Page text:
Varsana’s original name is Vrishabhanupura. Vrishabhanu Maharaja, the father of Srimati Radhika, lived here with his family.
Varsana is situated fourteen miles west of Govardhana and six miles east of Kamyavana.

According to the Varaha and Padma Puranas, Brahma pleased Sri Hari at the end of Satya-yuga by performing arduous worship.

Brahma then asked for the following boon: “Please perform Your sweet pastimes with the vraja-gopis on my very form and allow me to behold these lilas. Please make my life blessed, by especially performing swing pastimes in the rainy season and by performing Holi in spring.”

Pleased with Brahma, Sri Hari instructed him,
“Go to Vrishabhanupura and take the form of a hill there. In that form you will be able to behold all Our sweet pastimes.”

And so it happened that Brahma assumed the form of a hill at this place in Vraja and fulfilled his cherished desire.


Pastime Places in the Area of Varsana
The parikrama of Varsana is four miles long. Vraja-bhakti- vilasa, quoting Padma Purana, describes the characteristics of Vrishabhanupura as follows:
“According to the Padma Purana, two hills face each other here – one is Vishnu-parvata and the other is Brahma-parvata.
Vishnu-parvata is on the left and Brahma-parvata is on the right.
On top of Brahma-parvata is a temple of Sri Radha-Krishna. Close by to the north, on the lower side of this hill, is the palace of Maharaja Vrishabhanu, where one can have darsana of Sri Vrishabhanu Maharaja, Srimati Kirtida Maharani, Sridama and Srimati Radhika. Nearby is a temple of Sri Lalita, in which one can have darsana of Radhika along with nine sakhis.

“Also on top of Brahma-parvata are Dana Mandira, the place of a swing (hindola), Mayura-kuti, a rasa-mandala and a temple of Srimati Radha. Further on between the two hills is Sankari-khor. Near Sankari-khor is Vilasa Mandira, and next to Vilasa Mandira is Gahvaravana. Within Gahvaravana are Radha-sarovara and a rasa-mandala, and nearby is Dohani-kunda. Very close to this kunda is Mayura-sarovara, which was constructed by Citralekha.”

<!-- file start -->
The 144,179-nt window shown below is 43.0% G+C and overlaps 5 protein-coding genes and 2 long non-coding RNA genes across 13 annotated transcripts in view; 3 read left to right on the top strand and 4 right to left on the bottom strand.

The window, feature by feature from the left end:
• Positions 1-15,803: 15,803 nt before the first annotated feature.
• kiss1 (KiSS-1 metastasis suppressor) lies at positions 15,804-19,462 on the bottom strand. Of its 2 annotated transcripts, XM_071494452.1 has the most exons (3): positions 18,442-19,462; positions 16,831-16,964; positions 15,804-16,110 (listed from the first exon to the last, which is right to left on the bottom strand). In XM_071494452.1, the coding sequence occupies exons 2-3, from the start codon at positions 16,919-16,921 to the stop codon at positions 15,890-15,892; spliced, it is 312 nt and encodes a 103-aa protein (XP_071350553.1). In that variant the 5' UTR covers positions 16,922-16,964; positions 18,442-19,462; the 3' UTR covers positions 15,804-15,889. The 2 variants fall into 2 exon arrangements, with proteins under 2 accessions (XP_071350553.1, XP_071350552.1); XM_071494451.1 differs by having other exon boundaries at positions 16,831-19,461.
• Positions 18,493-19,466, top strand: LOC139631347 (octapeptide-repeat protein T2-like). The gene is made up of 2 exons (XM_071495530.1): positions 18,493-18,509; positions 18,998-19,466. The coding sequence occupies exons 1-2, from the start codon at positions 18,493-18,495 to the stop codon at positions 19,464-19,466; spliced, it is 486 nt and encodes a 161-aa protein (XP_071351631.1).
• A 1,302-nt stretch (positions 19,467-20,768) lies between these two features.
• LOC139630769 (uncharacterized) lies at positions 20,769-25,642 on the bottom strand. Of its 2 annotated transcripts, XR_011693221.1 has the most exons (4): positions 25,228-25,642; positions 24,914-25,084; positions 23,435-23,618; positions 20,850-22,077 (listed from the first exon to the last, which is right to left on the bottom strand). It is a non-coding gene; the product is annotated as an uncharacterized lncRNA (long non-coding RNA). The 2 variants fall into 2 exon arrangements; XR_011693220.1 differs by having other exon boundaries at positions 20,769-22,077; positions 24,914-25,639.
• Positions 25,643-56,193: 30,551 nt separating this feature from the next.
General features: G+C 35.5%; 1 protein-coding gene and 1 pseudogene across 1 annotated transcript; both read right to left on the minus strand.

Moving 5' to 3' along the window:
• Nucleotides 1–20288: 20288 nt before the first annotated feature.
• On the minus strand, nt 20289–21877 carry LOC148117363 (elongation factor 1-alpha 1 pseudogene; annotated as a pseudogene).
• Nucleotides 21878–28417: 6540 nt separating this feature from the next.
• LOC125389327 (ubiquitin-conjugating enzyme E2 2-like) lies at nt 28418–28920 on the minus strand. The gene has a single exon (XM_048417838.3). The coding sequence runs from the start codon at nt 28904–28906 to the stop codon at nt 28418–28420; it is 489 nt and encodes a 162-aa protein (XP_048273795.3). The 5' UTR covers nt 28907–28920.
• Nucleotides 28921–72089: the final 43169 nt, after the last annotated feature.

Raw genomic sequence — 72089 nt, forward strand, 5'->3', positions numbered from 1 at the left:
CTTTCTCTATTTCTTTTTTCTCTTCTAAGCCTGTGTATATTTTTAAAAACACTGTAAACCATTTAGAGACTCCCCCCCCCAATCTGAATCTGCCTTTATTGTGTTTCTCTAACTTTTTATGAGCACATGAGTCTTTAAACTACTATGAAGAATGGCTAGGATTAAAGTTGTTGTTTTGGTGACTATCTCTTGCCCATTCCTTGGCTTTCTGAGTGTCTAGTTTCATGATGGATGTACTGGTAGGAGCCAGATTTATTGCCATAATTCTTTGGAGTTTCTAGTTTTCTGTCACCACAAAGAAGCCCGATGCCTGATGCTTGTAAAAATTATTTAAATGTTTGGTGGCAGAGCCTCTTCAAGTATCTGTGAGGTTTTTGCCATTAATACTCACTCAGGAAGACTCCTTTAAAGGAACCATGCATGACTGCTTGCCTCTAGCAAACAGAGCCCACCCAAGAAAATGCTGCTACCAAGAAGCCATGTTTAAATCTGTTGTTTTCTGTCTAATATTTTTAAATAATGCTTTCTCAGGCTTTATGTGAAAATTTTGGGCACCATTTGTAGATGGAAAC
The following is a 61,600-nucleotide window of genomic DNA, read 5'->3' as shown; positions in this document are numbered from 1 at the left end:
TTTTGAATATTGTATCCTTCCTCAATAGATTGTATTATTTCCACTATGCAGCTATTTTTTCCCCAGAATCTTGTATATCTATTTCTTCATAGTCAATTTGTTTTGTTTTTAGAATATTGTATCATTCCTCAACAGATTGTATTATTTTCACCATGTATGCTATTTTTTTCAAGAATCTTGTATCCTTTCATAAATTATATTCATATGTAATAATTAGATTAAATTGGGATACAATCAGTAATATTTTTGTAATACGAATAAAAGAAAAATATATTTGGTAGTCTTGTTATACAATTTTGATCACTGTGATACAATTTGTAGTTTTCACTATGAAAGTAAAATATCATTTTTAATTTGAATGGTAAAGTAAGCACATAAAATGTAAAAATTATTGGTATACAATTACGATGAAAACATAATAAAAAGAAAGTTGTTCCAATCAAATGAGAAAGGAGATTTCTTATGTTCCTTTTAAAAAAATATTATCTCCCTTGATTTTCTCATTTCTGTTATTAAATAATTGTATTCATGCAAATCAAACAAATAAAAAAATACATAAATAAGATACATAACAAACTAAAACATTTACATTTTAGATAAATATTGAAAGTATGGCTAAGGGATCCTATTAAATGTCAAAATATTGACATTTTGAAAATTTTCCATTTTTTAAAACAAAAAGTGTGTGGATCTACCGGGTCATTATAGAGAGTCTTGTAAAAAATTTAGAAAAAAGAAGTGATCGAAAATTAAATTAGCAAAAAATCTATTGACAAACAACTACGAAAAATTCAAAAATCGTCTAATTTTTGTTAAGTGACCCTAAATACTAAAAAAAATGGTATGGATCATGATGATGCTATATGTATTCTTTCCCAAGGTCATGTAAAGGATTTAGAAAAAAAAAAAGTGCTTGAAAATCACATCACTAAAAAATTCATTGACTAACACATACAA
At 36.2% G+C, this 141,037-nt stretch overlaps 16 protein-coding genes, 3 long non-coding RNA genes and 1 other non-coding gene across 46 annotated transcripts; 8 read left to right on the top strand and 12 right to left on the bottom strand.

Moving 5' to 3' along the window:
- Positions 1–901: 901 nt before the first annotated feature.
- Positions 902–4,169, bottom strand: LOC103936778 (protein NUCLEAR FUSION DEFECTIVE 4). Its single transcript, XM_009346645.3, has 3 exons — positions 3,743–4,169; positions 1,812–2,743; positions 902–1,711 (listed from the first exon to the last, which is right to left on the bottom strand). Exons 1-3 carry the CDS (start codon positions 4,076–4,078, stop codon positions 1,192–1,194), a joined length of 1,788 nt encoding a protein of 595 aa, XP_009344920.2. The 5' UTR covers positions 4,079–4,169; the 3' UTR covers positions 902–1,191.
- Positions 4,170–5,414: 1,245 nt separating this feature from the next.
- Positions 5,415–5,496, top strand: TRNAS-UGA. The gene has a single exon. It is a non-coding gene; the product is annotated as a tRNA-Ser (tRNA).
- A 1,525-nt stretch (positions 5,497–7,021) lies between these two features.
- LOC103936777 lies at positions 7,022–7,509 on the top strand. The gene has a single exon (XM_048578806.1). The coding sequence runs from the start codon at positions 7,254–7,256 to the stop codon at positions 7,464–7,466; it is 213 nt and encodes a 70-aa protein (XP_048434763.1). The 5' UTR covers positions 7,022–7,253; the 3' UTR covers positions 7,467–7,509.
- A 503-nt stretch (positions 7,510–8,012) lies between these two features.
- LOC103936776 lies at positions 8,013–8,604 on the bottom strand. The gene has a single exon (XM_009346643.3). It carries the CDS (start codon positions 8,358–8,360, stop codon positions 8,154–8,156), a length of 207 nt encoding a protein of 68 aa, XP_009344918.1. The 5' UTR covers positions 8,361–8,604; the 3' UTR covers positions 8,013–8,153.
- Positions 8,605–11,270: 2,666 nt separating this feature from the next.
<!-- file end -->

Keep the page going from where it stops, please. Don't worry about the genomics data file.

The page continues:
Bhanu-sarovara is also nearby, and on its bank is Vrajesvara, a deity of Maharudra. On its left side is Kirti-sarovara.


There are four sarovaras, or ponds, around Varsana:
(1) Vrishabhanu-kunda in the east,
(2) Kirtida-kunda in the north-east,
(3) Vihara-kunda (later named Tilaka-kunda) in the south-west, and
(4) Dohani-kunda in the south, south-west of the village of Ciksauli.


Sankari-khor lies north of Ciksauli, and on Vishnu-parvata, east of Sankari-khor, is Vilasa-garh. This is the location of a rasa- mandala.
Near Vilasa Mandira is where Radhika, as a child, played with the sand, building palaces and so on.

West of Sankari-khor, on top of the mountain, is Dana-garh; and south-west of Sankari-khor and west of the village of Ciksauli are Gahvaravana and Gahvara- kunda.
Mayura-kuti is to the right when entering Gahvaravana. On the top of the hill, south-west of Gahvaravana, are Mana-garh and Mana Mandira; and below and nearby is the village of Manapura.
North of Mana-garh is the temple of the Maharaja of Jaipura, and north of that temple is Sriji Temple.

Just below Sriji Temple, still on the hill, one comes to the temple of Brahmaji and the palace of Srimati Radhika’s paternal grandfather, Mahibhanu. Below that lies the village of Varsana. West of Varsana is Mukta-kunda, or Ratna-kunda.
Among the places listed above, we will describe those where prominent pastimes took place.


Varsana, more notes
Situated high on a hilltop that overlooks Varsana is the majestically beautiful temple known as the Shriji Mandira.
This is one of the most famous temples in Vraja and was built on the spot where Radharani once lived in Her father’s palace.
The temple is also called the Ladliji as well as Larilylal Mandira.
The village of Varsana is the place where Radharani spent the early part of Her youth, prior to Her marriage with Abhimanyu.